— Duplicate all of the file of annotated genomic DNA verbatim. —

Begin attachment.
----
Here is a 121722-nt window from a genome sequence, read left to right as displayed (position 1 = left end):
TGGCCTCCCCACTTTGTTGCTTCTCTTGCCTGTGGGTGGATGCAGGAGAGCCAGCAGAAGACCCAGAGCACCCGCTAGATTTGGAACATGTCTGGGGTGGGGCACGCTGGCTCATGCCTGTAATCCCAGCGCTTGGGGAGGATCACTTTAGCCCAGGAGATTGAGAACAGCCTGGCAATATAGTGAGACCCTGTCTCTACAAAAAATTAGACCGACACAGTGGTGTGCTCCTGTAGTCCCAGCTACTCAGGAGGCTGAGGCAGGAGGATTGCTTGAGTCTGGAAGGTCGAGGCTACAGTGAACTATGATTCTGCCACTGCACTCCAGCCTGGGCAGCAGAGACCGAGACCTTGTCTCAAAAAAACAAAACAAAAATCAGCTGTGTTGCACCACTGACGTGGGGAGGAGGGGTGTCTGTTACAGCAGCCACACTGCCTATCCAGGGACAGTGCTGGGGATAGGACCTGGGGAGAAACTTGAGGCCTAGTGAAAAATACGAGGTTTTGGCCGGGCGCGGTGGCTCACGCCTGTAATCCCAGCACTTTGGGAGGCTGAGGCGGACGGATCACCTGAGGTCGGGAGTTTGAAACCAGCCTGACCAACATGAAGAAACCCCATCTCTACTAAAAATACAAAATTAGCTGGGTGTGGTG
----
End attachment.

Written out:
Here is a 121722-nt window from a genome sequence, read left to right as displayed (position 1 = left end):
TGGCCTCCCCACTTTGTTGCTTCTCTTGCCTGTGGGTGGATGCAGGAGAGCCAGCAGAAGACCCAGAGCACCCGCTAGATTTGGAACATGTCTGGGGTGGGGCACGCTGGCTCATGCCTGTAATCCCAGCGCTTGGGGAGGATCACTTTAGCCCAGGAGATTGAGAACAGCCTGGCAATATAGTGAGACCCTGTCTCTACAAAAAATTAGACCGACACAGTGGTGTGCTCCTGTAGTCCCAGCTACTCAGGAGGCTGAGGCAGGAGGATTGCTTGAGTCTGGAAGGTCGAGGCTACAGTGAACTATGATTCTGCCACTGCACTCCAGCCTGGGCAGCAGAGACCGAGACCTTGTCTCAAAAAAACAAAACAAAAATCAGCTGTGTTGCACCACTGACGTGGGGAGGAGGGGTGTCTGTTACAGCAGCCACACTGCCTATCCAGGGACAGTGCTGGGGATAGGACCTGGGGAGAAACTTGAGGCCTAGTGAAAAATACGAGGTTTTGGCCGGGCGCGGTGGCTCACGCCTGTAATCCCAGCACTTTGGGAGGCTGAGGCGGACGGATCACCTGAGGTCGGGAGTTTGAAACCAGCCTGACCAACATGAAGAAACCCCATCTCTACTAAAAATACAAAATTAGCTGGGTGTGGTG